The worst feeling in this world from my perspective is the feeling of utter hopelessness.
When my son left this world, I found myself entrenched is this dark prison where no Hope did reside. There was nothing I could do to bring my child back to me. It was a state of complete powerlessness and helplessness.
I was never a ‘controller’, yet I managed my own household on my own, had my own business and was a sub-contractor for an International company, worked a 2nd job as an independent employee, all while raising 4 children. I had 3 teenage boys along with a little girl who was ten years younger than the youngest boy. I could switch hats at the drop of a dime. I was a successful business woman with 3 computers in my office so I could work from home; three phone lines so I could quickly change hats depending on which phone was ringing; comfort my little one as only a Mommy could do; and could quickly put on my army boots when I needed to kick some ass with the teen boys. I look back on those times and know that what I accomplished was strictly by the Grace of God.
Suddenly, I was thrust into a world I could not navigate. Nothing in my life could have prepared me for burying my child. This well-accomplished oak tree was instantly transformed into a weeping willow. I could barely function. I became a helpless zombie incapable of focusing on the simplest task of putting together a meal. The feeling of helplessness drove me into a pit of despair. Auto-pilot had become my default mode. Out of desperation, I dabbled in self-blame simply to ‘feel’ as if I did have some degree of control in the situation. I welcomed even the false guilt that accompanied it for even that offered some element of relief from the utter helplessness and hopelessness.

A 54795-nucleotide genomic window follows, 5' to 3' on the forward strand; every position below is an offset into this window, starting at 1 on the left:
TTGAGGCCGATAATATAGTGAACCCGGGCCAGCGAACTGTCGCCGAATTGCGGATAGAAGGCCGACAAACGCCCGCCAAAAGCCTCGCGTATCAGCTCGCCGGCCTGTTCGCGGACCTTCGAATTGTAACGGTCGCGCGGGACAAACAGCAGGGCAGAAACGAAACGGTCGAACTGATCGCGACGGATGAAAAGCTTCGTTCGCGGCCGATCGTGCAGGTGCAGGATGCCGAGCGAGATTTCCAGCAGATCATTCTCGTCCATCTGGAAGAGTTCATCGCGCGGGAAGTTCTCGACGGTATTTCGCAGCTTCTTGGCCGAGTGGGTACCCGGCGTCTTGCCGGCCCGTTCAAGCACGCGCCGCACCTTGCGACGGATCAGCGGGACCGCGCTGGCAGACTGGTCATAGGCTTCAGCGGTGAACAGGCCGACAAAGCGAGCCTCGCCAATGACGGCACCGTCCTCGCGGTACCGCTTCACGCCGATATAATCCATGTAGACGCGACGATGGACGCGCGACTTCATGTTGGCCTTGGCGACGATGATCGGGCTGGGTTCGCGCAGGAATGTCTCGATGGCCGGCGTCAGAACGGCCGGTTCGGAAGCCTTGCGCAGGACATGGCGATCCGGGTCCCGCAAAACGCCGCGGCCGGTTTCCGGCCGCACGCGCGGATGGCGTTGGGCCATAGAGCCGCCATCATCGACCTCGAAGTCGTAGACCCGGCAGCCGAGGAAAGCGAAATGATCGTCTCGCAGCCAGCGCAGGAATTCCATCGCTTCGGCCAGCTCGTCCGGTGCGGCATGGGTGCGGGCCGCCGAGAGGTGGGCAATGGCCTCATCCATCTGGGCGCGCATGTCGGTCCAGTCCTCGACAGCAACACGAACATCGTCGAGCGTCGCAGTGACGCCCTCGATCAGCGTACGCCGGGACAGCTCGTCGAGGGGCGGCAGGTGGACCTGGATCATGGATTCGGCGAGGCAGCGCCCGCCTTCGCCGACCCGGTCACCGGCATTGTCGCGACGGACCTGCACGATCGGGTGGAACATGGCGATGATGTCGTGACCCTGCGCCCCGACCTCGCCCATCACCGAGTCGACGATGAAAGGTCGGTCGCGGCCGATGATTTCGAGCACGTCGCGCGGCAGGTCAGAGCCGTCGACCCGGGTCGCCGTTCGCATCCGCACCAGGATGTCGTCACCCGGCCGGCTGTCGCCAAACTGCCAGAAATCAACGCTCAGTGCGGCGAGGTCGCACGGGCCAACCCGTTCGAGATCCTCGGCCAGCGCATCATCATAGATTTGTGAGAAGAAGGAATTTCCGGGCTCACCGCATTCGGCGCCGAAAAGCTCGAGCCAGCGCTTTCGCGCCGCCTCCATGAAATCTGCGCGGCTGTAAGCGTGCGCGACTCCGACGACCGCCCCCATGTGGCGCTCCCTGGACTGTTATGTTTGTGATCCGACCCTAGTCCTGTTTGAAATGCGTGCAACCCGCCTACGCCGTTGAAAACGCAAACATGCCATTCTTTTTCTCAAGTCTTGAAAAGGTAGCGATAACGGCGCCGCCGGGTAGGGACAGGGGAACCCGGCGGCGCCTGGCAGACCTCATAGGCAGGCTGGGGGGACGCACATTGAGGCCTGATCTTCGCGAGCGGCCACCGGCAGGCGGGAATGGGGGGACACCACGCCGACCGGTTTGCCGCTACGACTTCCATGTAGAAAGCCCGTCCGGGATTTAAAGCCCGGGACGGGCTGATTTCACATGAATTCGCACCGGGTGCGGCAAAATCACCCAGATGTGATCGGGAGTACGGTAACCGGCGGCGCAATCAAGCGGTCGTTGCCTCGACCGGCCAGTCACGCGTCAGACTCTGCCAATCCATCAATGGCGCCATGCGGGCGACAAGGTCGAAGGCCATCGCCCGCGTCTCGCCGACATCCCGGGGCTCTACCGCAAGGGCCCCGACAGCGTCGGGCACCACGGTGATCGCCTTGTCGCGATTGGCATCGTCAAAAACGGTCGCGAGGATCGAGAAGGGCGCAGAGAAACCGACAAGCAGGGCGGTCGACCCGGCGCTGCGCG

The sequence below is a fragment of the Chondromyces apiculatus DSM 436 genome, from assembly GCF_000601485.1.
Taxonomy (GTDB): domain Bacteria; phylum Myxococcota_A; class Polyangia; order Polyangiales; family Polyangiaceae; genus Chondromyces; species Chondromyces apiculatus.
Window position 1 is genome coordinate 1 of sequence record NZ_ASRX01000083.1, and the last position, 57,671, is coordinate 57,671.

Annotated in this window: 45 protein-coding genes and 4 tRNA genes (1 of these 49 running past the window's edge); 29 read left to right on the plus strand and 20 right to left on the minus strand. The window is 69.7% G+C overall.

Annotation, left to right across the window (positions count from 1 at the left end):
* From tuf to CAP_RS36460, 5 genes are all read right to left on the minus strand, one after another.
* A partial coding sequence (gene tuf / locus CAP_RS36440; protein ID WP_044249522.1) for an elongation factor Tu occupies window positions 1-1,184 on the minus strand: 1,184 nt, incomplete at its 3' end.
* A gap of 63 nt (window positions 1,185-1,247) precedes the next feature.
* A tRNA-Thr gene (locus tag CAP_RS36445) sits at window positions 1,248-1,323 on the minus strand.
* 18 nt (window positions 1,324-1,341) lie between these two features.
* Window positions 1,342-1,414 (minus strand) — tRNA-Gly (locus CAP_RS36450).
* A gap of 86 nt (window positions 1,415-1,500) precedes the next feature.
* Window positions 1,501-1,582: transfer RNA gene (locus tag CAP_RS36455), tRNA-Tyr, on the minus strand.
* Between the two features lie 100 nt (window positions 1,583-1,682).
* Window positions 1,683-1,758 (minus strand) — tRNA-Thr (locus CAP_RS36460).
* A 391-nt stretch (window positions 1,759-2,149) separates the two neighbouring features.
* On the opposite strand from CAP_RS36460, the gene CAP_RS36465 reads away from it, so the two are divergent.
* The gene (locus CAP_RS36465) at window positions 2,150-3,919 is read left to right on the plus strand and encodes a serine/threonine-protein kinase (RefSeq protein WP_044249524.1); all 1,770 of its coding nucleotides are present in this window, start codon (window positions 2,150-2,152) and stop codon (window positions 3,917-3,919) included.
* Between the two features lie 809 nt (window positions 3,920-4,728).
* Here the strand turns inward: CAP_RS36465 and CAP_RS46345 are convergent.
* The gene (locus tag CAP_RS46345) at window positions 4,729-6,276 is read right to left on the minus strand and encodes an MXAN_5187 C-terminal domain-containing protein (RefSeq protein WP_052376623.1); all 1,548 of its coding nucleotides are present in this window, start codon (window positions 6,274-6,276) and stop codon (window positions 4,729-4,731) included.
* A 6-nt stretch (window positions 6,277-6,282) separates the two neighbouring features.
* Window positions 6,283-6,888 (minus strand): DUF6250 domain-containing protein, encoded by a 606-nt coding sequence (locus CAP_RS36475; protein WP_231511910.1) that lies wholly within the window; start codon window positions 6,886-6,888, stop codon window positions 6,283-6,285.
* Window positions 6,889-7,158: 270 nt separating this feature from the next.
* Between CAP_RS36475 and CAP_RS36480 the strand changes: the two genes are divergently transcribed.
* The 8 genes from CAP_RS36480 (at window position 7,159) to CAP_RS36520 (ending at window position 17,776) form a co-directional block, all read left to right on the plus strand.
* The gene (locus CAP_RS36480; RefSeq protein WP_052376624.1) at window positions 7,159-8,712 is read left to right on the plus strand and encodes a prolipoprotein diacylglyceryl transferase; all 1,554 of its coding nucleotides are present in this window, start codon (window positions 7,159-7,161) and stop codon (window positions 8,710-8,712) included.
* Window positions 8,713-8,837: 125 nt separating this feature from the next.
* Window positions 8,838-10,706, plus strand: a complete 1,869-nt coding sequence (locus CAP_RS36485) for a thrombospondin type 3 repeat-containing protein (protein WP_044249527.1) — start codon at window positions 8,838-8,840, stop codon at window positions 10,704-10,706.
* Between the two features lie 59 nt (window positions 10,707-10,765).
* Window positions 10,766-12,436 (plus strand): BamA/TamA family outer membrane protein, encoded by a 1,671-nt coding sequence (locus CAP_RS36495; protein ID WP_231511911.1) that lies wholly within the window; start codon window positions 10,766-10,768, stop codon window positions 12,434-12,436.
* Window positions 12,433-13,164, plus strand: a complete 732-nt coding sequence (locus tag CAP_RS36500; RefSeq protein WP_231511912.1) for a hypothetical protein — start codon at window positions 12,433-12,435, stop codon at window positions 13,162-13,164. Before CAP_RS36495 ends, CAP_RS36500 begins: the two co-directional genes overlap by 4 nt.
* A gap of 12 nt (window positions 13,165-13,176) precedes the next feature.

In one of my son’s poems, he wrote:
The tears that now make their path
Down my newly, older face, do not scar
But cleanse the wounds of my past.
They do no harm, but heal.
They are the tears that are shed only by a few
Fortunate to find hope through a hole
I needed to find that ‘hole’, instead of the quagmire into which I had fallen.
In the words my son left behind, the answer was: Hope. But I had to travel through that tunnel of hopelessness to get at it. There were no short-cuts, no detours, no available by-pass.
Like Alice, I feared I would first drown in my own tears.
Unlike Alice, I would not wake up to one day realize it had all been but a dream. Rather, I needed to believe that Hope was possible.
“Grieve Not as Those Who Have No Hope” …(1 Thessalonians 4:13-18)
(((HUGS))) Jude Gibbs, Author of ‘Gifts of the Ashes’ available at: Xulon Press, Amazon, Barnes & Noble and DeeperShopping. Contributor on ‘The Mighty’: https://themighty.com/2017/03/the-pain-of-holidays-after-the-loss-of-loved-ones/